|Publication number||US6905192 B2|
|Application number||US 10/653,504|
|Publication date||Jun 14, 2005|
|Filing date||Sep 2, 2003|
|Priority date||Oct 31, 2002|
|Also published as||US6739687, US20040085383|
|Publication number||10653504, 653504, US 6905192 B2, US 6905192B2, US-B2-6905192, US6905192 B2, US6905192B2|
|Inventors||Steve O. Rasmussen|
|Original Assignee||Hewlett-Packard Development Company, L.P.|
|Export Citation||BiBTeX, EndNote, RefMan|
|Patent Citations (8), Referenced by (6), Classifications (6), Legal Events (3)|
|External Links: USPTO, USPTO Assignment, Espacenet|
This application is a continuation of U.S. patent application Ser. No. 10/284,954 filed Oct. 31, 2002, now U.S. Pat. No. 6,739,687 entitled “SYSTEM AND METHOD FOR POSITIONING PRINT HEADS BASED ON PRINT JOB,” the disclosure of which is hereby incorporated herein by reference.
The present invention relates to printing devices used by computer systems and more specifically to printing devices that are configured to position the print heads for the expected printed output.
There are many types of printing devices for computer systems including laser printers, pen plotters, scanning head printers, impact printers and ink jet printers. Laser printers create an image by placing a charge onto a drum that attracts colorant particles, or toner, and transferring the colorant particles onto a sheet of paper. The sheet of paper is then passed through a fuser where the colorant is fused or melted onto the paper.
A pen plotter draws lines on a medium by moving a pen relative to a sheet of paper. By moving the pen in a scanning direction and moving the medium in a perpendicular direction, a two-dimensional image is created. A pen plotter may be used to create line drawings of any type, or area fills, by drawing lines right next to one another. In pen plotters, color images may be created by the use of different color pens. Typically, two to eight different color pens are used.
In a scanning head system both the print head and the paper (or, more generally, the print medium) are moved independent of each other. In this system, the print head is scanned across the medium and then the medium is advanced. Once the medium has been advanced, the print head is scanned for a next pass. A variation on a scanning head printer is to hold the printing device (such as a pen in an ink jet printer) stationary and pass the medium under the print head. These devices are referred to as fixed pin or fixed print head printing devices.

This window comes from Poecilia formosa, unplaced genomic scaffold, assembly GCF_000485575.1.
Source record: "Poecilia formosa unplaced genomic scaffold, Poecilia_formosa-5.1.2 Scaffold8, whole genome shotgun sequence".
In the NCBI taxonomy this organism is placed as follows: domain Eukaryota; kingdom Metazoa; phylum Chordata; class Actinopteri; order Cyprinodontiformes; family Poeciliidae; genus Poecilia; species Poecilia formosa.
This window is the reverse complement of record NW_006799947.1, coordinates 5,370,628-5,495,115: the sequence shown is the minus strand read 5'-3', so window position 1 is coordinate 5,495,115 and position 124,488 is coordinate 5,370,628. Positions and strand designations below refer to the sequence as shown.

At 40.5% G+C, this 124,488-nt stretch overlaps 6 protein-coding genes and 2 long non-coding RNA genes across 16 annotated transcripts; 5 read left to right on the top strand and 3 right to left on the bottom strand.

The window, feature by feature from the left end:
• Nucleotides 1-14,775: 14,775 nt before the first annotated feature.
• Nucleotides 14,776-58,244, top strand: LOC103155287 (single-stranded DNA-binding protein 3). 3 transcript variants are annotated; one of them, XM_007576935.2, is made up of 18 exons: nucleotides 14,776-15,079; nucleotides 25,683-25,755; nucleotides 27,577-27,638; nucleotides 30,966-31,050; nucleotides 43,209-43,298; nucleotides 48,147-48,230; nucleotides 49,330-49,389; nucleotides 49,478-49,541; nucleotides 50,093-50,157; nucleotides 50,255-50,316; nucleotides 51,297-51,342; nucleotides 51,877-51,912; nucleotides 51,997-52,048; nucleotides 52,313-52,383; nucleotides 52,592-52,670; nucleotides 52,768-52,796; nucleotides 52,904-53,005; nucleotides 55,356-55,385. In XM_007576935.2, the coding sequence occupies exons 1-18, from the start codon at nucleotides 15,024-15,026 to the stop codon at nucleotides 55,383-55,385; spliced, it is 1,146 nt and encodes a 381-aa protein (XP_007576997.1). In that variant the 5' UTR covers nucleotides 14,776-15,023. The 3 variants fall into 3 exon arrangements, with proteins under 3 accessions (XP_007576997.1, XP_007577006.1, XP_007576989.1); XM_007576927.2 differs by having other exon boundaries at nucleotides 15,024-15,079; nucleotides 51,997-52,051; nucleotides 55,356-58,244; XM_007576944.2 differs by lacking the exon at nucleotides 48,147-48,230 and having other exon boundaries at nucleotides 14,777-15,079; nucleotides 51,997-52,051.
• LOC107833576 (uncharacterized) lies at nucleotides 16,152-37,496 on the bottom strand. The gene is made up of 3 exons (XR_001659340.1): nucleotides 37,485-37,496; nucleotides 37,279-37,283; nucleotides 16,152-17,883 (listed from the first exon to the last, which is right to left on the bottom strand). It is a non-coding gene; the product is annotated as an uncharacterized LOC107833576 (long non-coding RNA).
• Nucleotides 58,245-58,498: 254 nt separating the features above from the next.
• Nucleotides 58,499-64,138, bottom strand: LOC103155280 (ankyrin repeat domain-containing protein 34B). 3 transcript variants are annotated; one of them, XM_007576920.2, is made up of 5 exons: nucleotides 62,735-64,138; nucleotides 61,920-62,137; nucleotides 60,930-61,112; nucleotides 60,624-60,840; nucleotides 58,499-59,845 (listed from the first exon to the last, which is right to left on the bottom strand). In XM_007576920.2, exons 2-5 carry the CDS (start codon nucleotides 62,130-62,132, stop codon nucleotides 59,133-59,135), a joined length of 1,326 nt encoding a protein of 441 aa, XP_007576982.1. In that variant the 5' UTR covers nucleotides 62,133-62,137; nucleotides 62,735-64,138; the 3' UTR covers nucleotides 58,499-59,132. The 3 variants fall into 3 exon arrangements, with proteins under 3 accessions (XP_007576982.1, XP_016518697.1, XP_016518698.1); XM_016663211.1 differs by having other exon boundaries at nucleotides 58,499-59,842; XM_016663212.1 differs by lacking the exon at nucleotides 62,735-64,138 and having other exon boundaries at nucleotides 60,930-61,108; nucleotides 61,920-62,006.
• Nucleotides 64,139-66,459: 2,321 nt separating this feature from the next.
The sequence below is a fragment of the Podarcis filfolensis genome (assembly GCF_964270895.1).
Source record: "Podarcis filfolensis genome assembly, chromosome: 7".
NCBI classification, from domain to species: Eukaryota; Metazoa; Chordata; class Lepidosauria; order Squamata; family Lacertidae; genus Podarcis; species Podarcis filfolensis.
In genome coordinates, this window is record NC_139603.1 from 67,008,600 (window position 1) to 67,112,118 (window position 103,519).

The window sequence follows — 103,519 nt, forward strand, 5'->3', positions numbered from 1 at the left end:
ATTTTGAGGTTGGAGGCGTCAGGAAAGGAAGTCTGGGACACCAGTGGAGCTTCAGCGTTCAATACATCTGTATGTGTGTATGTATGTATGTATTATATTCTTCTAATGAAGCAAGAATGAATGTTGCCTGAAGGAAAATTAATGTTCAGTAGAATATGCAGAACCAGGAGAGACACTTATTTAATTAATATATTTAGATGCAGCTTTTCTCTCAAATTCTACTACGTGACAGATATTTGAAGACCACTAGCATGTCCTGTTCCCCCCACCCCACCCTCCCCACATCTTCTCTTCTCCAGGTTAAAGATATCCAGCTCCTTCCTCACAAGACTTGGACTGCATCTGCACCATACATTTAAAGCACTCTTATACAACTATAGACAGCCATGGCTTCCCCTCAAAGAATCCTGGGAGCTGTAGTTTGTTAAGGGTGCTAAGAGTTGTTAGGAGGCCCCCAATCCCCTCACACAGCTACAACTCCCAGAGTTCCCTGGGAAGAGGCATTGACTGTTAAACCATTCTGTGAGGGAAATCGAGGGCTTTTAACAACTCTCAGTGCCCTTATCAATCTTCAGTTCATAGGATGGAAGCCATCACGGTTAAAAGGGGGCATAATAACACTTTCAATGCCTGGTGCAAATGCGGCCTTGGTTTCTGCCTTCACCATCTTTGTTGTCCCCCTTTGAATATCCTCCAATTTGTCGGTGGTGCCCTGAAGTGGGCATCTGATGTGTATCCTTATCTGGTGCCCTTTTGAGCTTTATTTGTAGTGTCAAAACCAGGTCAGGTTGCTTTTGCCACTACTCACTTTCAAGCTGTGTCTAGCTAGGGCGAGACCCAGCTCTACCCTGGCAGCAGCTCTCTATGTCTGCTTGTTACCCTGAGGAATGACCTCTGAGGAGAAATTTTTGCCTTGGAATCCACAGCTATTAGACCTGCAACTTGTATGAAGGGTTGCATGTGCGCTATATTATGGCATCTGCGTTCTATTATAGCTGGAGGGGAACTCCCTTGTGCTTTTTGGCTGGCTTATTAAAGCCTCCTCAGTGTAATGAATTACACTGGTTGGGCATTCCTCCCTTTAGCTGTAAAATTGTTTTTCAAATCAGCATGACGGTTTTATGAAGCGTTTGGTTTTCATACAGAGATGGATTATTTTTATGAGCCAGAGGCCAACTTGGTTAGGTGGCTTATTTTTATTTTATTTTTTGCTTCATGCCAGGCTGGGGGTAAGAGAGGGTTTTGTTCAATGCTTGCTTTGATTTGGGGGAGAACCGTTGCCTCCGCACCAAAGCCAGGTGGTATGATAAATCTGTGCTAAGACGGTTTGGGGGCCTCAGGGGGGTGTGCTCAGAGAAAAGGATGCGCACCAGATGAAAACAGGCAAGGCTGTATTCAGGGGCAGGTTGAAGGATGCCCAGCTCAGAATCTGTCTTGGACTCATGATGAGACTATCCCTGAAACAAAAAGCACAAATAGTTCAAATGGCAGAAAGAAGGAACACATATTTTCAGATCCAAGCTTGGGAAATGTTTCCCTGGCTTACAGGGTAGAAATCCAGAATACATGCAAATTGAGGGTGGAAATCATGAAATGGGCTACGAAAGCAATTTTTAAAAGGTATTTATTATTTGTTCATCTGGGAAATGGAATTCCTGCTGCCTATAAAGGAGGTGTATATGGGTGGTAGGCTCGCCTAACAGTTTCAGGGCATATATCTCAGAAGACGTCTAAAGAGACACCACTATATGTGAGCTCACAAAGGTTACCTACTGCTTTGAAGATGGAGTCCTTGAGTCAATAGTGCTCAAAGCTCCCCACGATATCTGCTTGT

Impact printers use an ink bearing component, such as a ribbon, which is struck by a print head to write onto a printing surface. Typically, the print head moves along the width of the print medium and the print medium is transported longitudinally.
In an ink jet printer a jet of ink is projected out of a print head onto the surface of the object, such as paper, to be printed. The print head is moved along the surface of the print medium.
A printer utilizing a fixed print head keeps, as the name implies, the print head stationary and passes the paper or print medium under the print head to form an image. Movement of the print media may vary from system to system; in some systems the medium is moved back and forth several times to create additional details in the image. See, for example, U.S. Pat. Nos. 6,113,232 and 6,155,680, both of which are incorporated herein by reference in their entirety, which describe stationary pen ink jet printers.
In fixed pen printing systems, those in which printing is accomplished with a single pass of the medium under the pen or print head, the size of the printed image is limited by the size of the printing device, for instance the size of a nozzle array. The size of the printed image may be increased by using multiple print heads or pens positioned in sequence, effectively employing a larger print head. Such systems are described in, for example, U.S. Pat. Nos. 4,977,410; 5,589,868; 5,943,083; 6,290,316; and 5,966,149, all of which are incorporated herein by reference in their entirety, describing use of a plurality of print heads or a segmented or divided line head to print a full line across a page. Each of these methods increase the cost, complexity, and size of the printing device. Typically in each of these printing devices, the printable portion of the paper is determined by the location of the print head or pen with respect to the medium. In order to allow printing over the entire paper, numerous print heads, or one extended print head, can be constructed along one edge of the paper. With this configuration, a single color can be printed along an entire page in a single pass of either the print heads or the paper.